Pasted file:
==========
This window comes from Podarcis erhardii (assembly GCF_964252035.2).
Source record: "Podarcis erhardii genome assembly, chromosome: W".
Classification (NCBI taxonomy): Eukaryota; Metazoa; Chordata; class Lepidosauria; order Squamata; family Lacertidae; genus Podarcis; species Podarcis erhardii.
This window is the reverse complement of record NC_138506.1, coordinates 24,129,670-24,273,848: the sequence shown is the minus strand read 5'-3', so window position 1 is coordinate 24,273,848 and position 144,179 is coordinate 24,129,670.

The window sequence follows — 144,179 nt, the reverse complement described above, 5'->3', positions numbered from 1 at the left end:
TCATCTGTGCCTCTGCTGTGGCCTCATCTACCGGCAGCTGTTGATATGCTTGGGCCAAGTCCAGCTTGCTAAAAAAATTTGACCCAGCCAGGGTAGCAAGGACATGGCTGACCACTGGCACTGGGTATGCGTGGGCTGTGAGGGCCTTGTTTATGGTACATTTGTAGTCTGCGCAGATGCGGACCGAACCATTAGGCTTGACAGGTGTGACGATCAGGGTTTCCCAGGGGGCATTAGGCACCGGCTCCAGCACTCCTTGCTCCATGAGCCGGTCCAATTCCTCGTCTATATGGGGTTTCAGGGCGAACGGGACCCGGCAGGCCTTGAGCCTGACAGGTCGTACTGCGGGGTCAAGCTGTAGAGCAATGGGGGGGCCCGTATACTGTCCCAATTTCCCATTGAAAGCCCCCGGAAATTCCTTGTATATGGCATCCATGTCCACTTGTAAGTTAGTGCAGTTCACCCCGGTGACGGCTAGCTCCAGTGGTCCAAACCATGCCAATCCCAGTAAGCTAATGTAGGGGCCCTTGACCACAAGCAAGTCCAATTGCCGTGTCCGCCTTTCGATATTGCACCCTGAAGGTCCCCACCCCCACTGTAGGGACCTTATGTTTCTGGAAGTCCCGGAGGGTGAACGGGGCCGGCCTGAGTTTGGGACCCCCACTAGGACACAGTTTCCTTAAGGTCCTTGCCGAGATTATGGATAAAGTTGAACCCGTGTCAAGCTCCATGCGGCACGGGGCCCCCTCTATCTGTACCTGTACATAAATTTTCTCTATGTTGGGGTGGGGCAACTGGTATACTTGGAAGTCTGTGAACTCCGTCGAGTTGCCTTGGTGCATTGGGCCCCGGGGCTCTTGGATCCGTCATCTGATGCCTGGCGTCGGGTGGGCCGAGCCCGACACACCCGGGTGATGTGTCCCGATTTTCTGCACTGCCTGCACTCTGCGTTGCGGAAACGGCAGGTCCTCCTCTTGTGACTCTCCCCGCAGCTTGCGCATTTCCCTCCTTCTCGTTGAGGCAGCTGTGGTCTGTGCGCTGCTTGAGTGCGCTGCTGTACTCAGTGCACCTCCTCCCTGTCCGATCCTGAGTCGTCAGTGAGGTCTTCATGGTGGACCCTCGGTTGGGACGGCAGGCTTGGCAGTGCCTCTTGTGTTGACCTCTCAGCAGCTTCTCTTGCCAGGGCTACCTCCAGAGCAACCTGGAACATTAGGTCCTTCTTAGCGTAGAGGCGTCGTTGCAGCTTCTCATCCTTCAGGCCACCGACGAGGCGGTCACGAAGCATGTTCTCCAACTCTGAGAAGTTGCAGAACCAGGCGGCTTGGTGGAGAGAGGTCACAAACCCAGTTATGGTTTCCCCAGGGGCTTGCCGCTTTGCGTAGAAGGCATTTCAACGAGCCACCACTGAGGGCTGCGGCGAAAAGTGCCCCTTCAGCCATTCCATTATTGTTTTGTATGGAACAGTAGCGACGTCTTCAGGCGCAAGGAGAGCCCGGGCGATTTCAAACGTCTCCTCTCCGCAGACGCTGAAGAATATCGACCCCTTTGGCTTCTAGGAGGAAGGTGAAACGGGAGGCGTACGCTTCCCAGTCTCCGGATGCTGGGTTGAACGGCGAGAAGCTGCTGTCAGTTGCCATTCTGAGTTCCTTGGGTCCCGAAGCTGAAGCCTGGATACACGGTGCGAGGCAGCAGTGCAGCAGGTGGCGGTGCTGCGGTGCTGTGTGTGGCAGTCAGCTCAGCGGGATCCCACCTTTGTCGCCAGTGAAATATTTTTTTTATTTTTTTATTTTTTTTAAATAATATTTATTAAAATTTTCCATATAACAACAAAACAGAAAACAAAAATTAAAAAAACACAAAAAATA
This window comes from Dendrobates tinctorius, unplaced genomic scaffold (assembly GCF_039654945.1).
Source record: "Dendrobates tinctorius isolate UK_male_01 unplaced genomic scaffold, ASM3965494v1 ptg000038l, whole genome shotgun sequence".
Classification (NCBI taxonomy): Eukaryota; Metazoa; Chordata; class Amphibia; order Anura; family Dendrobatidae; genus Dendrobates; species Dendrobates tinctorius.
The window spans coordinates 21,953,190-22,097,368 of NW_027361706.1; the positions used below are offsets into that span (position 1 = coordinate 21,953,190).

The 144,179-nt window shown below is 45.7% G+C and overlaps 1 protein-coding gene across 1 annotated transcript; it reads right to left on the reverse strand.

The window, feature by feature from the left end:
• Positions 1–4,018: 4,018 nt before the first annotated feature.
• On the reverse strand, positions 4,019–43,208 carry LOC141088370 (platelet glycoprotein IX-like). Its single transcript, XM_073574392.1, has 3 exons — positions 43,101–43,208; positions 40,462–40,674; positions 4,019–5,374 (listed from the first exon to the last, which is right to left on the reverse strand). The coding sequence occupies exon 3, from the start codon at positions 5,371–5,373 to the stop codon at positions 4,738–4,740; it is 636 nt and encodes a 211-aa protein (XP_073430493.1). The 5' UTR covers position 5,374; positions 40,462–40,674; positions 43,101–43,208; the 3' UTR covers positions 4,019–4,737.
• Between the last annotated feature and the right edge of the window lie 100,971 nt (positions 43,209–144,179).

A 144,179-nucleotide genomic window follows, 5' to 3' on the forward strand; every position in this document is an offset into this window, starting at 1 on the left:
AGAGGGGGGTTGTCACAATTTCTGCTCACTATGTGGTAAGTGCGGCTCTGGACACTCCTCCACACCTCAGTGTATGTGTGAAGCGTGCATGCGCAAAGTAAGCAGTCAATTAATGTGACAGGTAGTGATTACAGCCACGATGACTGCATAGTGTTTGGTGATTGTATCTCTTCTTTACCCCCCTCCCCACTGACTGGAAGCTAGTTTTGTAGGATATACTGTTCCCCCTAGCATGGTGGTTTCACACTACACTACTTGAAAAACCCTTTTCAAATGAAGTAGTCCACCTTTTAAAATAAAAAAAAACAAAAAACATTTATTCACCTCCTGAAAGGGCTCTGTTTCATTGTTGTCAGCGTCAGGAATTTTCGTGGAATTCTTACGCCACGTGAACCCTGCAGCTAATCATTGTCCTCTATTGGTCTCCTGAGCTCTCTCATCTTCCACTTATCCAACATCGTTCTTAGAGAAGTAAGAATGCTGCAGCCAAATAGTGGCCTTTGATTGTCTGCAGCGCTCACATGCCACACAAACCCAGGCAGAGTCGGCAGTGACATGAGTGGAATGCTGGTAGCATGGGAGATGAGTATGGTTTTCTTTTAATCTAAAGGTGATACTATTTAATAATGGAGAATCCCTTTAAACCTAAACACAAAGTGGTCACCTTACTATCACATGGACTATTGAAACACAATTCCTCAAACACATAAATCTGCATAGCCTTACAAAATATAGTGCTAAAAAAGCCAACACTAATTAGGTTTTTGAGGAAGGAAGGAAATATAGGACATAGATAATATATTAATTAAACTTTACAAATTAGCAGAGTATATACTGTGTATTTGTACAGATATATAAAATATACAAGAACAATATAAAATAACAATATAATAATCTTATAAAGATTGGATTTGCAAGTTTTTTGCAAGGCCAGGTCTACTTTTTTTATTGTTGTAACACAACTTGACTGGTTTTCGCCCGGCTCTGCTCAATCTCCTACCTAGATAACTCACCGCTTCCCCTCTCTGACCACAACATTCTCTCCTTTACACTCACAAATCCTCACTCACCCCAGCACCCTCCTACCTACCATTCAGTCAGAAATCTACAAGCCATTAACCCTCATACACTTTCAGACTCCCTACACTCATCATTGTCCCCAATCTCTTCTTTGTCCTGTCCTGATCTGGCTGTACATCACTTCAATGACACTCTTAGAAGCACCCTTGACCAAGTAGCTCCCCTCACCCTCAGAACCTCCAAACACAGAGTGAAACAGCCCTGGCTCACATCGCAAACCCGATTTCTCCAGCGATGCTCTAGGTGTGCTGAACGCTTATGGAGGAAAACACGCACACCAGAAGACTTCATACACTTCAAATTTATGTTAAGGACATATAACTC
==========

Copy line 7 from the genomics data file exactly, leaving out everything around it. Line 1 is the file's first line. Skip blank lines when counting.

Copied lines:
This window comes from Dendrobates tinctorius, unplaced genomic scaffold (assembly GCF_039654945.1).